And now we’re going to take theory and put it into practice with one of our favorite products from Kobold Press—the excellent Tales of the Old Margreve. This article will provide a guide for how to implement the advice from our last article, so you and your player can easily explore Midgard’s most famous dark forest.
There were many reasons that we were excited when Tales of the Old Margreve came out. Firstly, the vast majority of Beth’s PCs have been druids, so we were immediately interested in something with a heavy emphasis on a mysterious and ancient forest. Secondly, this book features a series of adventures that can stand alone or be threaded together by a skillful GM. We love anthology-style books that do not rely heavily on the party taking a linear path through a predetermined series of events. Most often, we are running around far off the rails as it were, and books like Margreve make it easy to grab an adventure and slide it into our campaign or adapt the adventure to whatever we need.
Below you’ll find some suggested story tweaks to narrow the focus to one PC. Then we take a look at some of the compelling NPCs that might make natural GMPCs for your one-on-one game. And finally, we’ll address how we take adventures scaled for groups and suit them to a two-person table.
Since Tales of the Old Margreve is an anthology-style string of adventures, one chapter or module doesn’t immediately lead into the next. The book does, however, offer excellent suggestions and recommendations at various points that can assist the GM as they consider how to weave the material together. The anthology nature of the book means that we aren’t provided with a clear narrative arc to stick the PC into and give the “main character” treatment.
Tales of the Old Margreve has a few different themes and vibes on offer, ranging from fairy tale to ancient cosmic horror. When considering narrative, cater to the preferences of your player. A player more interested in themes of darkness and madness might really enjoy the idea of awakening the ancient Primal Tender and unleashing a new dawn of unfettered magic and darkness in the dark forest. Another kind of player more interested in lighter themes of whimsy and fey would more readily play through some adventure encounters more along the lines of a Brothers Grimm tale and save the forest from a growing evil. Below you’ll find a pair of adventure sequences that could be appropriate for a “dark” campaign and a “light” campaign.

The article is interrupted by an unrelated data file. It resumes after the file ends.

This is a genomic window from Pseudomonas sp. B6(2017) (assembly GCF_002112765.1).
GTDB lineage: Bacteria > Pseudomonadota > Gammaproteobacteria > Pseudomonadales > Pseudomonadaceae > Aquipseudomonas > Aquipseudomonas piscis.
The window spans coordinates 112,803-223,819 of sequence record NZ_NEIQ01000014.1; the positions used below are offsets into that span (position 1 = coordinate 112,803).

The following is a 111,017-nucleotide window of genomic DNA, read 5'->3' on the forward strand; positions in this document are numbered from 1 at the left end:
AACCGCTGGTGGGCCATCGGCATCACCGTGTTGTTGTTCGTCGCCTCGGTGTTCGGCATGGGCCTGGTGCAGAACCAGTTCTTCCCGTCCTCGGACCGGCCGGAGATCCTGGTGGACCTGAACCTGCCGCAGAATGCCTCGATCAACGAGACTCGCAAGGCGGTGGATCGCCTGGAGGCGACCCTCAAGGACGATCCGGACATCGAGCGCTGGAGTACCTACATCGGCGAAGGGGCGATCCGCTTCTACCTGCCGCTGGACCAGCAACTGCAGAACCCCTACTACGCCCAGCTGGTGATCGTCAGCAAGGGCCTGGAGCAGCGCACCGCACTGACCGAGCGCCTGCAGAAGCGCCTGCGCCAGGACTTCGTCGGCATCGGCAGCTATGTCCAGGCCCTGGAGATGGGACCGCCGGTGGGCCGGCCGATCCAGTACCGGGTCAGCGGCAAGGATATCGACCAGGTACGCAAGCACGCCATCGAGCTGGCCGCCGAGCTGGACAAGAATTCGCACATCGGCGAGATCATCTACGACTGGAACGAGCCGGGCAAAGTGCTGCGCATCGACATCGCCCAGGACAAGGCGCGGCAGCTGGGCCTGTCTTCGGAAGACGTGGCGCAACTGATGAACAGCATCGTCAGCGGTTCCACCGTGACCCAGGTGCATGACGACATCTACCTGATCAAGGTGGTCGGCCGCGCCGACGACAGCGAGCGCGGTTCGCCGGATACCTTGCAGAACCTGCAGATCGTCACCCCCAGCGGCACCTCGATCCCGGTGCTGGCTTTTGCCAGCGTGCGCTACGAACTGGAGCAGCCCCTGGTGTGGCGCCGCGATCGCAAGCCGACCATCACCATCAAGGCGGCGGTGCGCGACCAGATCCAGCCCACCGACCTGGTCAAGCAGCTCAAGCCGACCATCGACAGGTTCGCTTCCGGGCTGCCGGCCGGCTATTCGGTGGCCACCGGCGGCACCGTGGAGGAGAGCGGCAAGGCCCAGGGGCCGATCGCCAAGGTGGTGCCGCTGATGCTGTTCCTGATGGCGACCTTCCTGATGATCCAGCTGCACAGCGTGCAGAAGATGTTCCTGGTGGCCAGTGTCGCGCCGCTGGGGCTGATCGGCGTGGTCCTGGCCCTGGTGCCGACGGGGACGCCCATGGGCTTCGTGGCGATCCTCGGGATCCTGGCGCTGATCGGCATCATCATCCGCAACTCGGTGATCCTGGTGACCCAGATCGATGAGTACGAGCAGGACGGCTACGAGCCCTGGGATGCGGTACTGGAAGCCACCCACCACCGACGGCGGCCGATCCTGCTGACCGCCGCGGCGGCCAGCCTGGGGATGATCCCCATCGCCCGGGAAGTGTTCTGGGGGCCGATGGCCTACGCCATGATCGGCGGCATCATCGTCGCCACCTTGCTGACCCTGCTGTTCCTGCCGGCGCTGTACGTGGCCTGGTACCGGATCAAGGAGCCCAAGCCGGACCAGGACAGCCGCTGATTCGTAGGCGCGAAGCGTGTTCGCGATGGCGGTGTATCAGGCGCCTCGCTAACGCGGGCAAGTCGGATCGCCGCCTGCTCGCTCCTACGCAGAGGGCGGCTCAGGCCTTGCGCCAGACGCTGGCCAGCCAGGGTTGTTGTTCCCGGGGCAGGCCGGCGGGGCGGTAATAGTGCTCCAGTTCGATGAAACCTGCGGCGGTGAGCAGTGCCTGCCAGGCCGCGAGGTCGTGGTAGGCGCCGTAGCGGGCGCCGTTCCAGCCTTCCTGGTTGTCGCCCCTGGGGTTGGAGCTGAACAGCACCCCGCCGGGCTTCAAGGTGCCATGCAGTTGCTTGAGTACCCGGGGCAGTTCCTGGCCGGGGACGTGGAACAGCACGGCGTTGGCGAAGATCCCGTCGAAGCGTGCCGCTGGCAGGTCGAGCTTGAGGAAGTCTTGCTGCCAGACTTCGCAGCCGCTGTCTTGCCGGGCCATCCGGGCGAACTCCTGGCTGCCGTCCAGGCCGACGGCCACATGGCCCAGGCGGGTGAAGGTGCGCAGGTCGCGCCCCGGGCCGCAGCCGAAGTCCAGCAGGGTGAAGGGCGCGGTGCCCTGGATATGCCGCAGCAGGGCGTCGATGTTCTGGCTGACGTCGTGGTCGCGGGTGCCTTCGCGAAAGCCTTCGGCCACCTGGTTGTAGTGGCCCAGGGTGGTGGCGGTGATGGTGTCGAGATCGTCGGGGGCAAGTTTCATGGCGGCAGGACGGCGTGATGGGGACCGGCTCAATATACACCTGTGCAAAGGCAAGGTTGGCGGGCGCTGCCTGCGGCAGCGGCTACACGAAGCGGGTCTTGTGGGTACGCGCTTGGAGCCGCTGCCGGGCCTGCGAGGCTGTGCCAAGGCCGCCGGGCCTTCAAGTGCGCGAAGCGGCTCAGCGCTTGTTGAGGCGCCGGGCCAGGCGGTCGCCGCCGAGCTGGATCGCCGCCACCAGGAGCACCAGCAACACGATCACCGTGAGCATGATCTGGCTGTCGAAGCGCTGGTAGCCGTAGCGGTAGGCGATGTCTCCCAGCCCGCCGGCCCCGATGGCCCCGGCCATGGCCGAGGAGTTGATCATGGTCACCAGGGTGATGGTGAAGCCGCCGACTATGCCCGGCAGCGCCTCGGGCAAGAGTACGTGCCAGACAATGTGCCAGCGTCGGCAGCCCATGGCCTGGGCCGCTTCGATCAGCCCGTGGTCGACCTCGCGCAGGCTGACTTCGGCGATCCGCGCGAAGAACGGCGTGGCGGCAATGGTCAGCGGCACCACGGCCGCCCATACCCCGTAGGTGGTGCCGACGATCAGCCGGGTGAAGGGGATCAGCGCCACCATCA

The Darkness of Derende
The PC is a student of the ancient cosmic forces that profoundly shaped Midgard before the rise of the mortal races. They have traveled to the Margreve after finding a reference to an enigmatic being simply referred to as the Primal Tender. I’ll leave it to GMs and their PCs if the goal is to excise its influence or to harness its power. There are three adventures that directly relate to Derende while the others fill in the gaps and provide exposition for the journey and allies along the way.
- “Hollow” is an appropriately horrifying introduction to the Old Margreve. It gives the PC a chance to witness the tension between settlers and the forest. Additionally, the PC can acquire the help of a GMPC in the town of Levoca.
- “The Fingers of Derende” could allow the PC to learn more about their quest and begin to build the tools necessary for success.
- “The Vengeful Heart” deals in blood magic and contains a strong connection with the Shadow Fey which comes back around later in the campaign.
- “The Tongue of Derende” could allow the PC to communicate in any language enabling them to forge alliances with those that could help them on their journey.
- “Gall of the Spider Crone” is both horrifying and allows the PC to make some powerful acquaintances as they get ever closer to the crux of their Derende investigations.
- “Grandmother’s Fire” follows the previous adventure as the PC must ally, or draw the ire of, the powerful Baba Yaga who reveals the last piece of the puzzle, the location and function of Derende’s Heart.